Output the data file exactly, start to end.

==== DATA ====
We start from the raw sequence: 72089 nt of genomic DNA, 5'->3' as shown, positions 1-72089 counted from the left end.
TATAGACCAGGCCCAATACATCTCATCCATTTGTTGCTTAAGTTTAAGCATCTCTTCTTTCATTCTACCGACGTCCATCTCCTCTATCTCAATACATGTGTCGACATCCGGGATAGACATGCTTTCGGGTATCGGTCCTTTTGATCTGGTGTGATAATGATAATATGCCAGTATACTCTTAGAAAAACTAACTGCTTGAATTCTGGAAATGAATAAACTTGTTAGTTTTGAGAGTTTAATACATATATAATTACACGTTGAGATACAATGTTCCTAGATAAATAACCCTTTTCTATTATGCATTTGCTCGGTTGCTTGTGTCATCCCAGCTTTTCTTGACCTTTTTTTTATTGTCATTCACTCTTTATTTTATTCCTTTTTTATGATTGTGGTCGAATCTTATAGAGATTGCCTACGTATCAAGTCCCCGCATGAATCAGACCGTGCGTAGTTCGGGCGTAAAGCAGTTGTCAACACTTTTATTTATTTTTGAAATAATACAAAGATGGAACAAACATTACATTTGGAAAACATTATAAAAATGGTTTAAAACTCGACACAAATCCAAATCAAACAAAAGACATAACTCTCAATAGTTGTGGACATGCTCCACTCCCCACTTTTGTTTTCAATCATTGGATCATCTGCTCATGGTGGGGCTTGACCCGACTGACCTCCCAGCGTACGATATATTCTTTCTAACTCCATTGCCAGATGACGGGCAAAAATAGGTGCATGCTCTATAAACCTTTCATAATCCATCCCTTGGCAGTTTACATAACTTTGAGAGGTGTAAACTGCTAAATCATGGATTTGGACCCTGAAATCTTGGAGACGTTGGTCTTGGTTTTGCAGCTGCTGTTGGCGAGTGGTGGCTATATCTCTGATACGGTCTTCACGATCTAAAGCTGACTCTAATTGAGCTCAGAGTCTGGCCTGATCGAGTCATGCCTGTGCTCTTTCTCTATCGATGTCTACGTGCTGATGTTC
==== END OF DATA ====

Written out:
We start from the raw sequence: 72089 nt of genomic DNA, 5'->3' as shown, positions 1-72089 counted from the left end.
TATAGACCAGGCCCAATACATCTCATCCATTTGTTGCTTAAGTTTAAGCATCTCTTCTTTCATTCTACCGACGTCCATCTCCTCTATCTCAATACATGTGTCGACATCCGGGATAGACATGCTTTCGGGTATCGGTCCTTTTGATCTGGTGTGATAATGATAATATGCCAGTATACTCTTAGAAAAACTAACTGCTTGAATTCTGGAAATGAATAAACTTGTTAGTTTTGAGAGTTTAATACATATATAATTACACGTTGAGATACAATGTTCCTAGATAAATAACCCTTTTCTATTATGCATTTGCTCGGTTGCTTGTGTCATCCCAGCTTTTCTTGACCTTTTTTTTATTGTCATTCACTCTTTATTTTATTCCTTTTTTATGATTGTGGTCGAATCTTATAGAGATTGCCTACGTATCAAGTCCCCGCATGAATCAGACCGTGCGTAGTTCGGGCGTAAAGCAGTTGTCAACACTTTTATTTATTTTTGAAATAATACAAAGATGGAACAAACATTACATTTGGAAAACATTATAAAAATGGTTTAAAACTCGACACAAATCCAAATCAAACAAAAGACATAACTCTCAATAGTTGTGGACATGCTCCACTCCCCACTTTTGTTTTCAATCATTGGATCATCTGCTCATGGTGGGGCTTGACCCGACTGACCTCCCAGCGTACGATATATTCTTTCTAACTCCATTGCCAGATGACGGGCAAAAATAGGTGCATGCTCTATAAACCTTTCATAATCCATCCCTTGGCAGTTTACATAACTTTGAGAGGTGTAAACTGCTAAATCATGGATTTGGACCCTGAAATCTTGGAGACGTTGGTCTTGGTTTTGCAGCTGCTGTTGGCGAGTGGTGGCTATATCTCTGATACGGTCTTCACGATCTAAAGCTGACTCTAATTGAGCTCAGAGTCTGGCCTGATCGAGTCATGCCTGTGCTCTTTCTCTATCGATGTCTACGTGCTGATGTTC